Day 17

We Remember Your Sacrifice

from the reading plan

Luke 22:7-23, 1 Corinthians 11:23-26, Hebrews 9:3-26, Hebrews 10:11-12

At the church where I grew up, there was a wooden table at the front with these words on it: “Do this in remembrance of me.” When I was old enough to read but not old enough to have spent much time studying the Bible, I used to wonder: “Do what?” A bit later, I realized that this being done in remembrance had something to do with those Sundays when bread and grape juice were placed on a white tablecloth on that table in silver hubcap-sized trays, words of institution were said, and the bread and juice were distributed to the congregation.

Once those things were associated in my mind, though, I didn’t stop wondering. What does it mean to “do this”—share the Lord’s Supper—”in remembrance”? Why can’t I remember Jesus’s death and resurrection in the same way I just remembered sitting in church and wondering what those words meant? In that sort of remembering, I’m not doing anything other than sitting at a table with a faraway expression in my eyes and tapping away at the laptop in front of me. I’m not reenacting it in any way.

Paul gets at the different nature of this kind of remembering when he tells the Corinthians, “as often as you eat this bread and drink the cup, you proclaim the Lord’s death until he comes” (1Corinthians 11:26). The remembrance of Christ’s death in the Lord’s Supper is not a private, subjective sort of remembering that we do in the privacy of our own minds. This remembering is not only a calling to mind but a proclamation that our own identity is bound up with His in His death. His death is for us; it is a sacrifice that changes the very nature of reality. He is our high priest, and the sacrifice of Himself that He offered removes sin from us (Hebrews 9:26).

When we remember it, we don’t offer it again; after all, it is “one sacrifice for sins forever” (Hebrews 10:12). However, we do more than call it to mind while we are doing something else with our bodies. In our action of eating and drinking that point us to His body and blood in the Lord’s Supper, we reorient our identity away from pride and selfishness. In this action, we re-narrate our lives as ones where we admit our sin, we appropriate Christ’s sacrifice as being for us, and we trust in His provision. We acknowledge that, while we may not have been physically present with Him at His Last Supper, His raised presence is with us now.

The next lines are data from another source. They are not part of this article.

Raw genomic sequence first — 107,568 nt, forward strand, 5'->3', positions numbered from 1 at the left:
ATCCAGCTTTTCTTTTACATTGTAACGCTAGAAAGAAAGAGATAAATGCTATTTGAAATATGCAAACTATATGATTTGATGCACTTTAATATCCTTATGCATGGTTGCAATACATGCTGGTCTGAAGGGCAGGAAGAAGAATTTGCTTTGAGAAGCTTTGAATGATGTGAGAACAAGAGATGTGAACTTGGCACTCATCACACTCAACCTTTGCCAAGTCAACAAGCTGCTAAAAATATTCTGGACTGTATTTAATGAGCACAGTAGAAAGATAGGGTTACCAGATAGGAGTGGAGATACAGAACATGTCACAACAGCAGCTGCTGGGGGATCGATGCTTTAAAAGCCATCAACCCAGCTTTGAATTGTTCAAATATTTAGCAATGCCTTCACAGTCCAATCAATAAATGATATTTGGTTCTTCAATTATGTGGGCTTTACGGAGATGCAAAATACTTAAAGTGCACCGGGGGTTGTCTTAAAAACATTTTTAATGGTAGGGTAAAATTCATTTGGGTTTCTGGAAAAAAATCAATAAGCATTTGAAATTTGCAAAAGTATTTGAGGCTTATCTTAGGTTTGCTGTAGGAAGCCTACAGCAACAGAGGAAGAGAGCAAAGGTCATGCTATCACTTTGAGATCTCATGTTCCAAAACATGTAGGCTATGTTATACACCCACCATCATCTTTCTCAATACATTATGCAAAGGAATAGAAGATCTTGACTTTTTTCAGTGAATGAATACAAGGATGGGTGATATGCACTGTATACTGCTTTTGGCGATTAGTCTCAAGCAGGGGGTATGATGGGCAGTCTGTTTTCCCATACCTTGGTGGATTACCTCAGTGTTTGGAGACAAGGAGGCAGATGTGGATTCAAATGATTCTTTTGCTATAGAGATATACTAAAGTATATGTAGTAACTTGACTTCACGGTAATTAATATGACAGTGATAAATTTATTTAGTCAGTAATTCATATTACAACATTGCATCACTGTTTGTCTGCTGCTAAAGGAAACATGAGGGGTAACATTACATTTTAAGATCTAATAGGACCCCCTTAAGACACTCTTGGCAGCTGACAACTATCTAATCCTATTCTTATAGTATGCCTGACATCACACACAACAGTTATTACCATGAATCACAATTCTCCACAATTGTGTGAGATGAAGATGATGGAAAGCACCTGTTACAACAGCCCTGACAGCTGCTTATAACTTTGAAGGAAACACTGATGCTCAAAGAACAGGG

And we do this “until he comes.” When His physical presence is with us again, we will no longer have to remember in the way we now have to. Now, between His ascension and coming again, remembering takes a persistent reorientation of our lives. When He comes, this sort of remembering will no longer be necessary; we will eat with Him “in the kingdom of God” (Luke 22:16).

Post Comments (3)

3 thoughts on "We Remember Your Sacrifice"

  1. MB says:

    Elliott, I hope you will permit me to comment here as the She Reads Truth study today is glitchy. But I love your devotional and it reminded me of my own experience growing up in a cathedral as my “home church.” Behind the marble altar were a series of ornate statues and a bid middle ornate structure to focus the parish’s eyes. At the top of the structure was a glass urn and inside was “the flesh of Christ” that we eat in remembrance of me. As a child you probably can imagine how this was so confusing (my main question being— how is that flesh not spoiled?). Truly it was not until decades later (and after a rebellious phase) that I came to learn that remembering this moment in Jesus’ life is like an umbilical cord connecting us to Him. He is our lifeline through his sacrifice. This moment that was the beginning of His passion. It is a moment my during service and during my personal worship time, that I have come to honor.

  2. Tanya Evans says:

    I celebrate Passover with my Jewish community and I also am a born again believer. Passover was such a dress rehersal for the death, burial, and resurrection of Jesus Christ! In Judaism as well as Christianity all the “holy days” are causes for us to remember and celebrate or to remember and mourn! I enjoy the reciprocity of the relationship between God and man. God made earth for us and man created the Tabernacle for God. Jesus laid down his life for us and we can do the same God! We can actively participate in our relationship with God. It’s not passive and one sided.

  3. Rhonda J. says:

    Amen. I love seeing comments on HRT, I was surprised, then saw it was the She’s. (chuckle). I have tried to encourage my husband to read HRT and get the comments rolling like us SHE’s! Usually it just takes a couple of comments for then others to join. Praying that HRT becomes a place of conversation and growth with the men out there.

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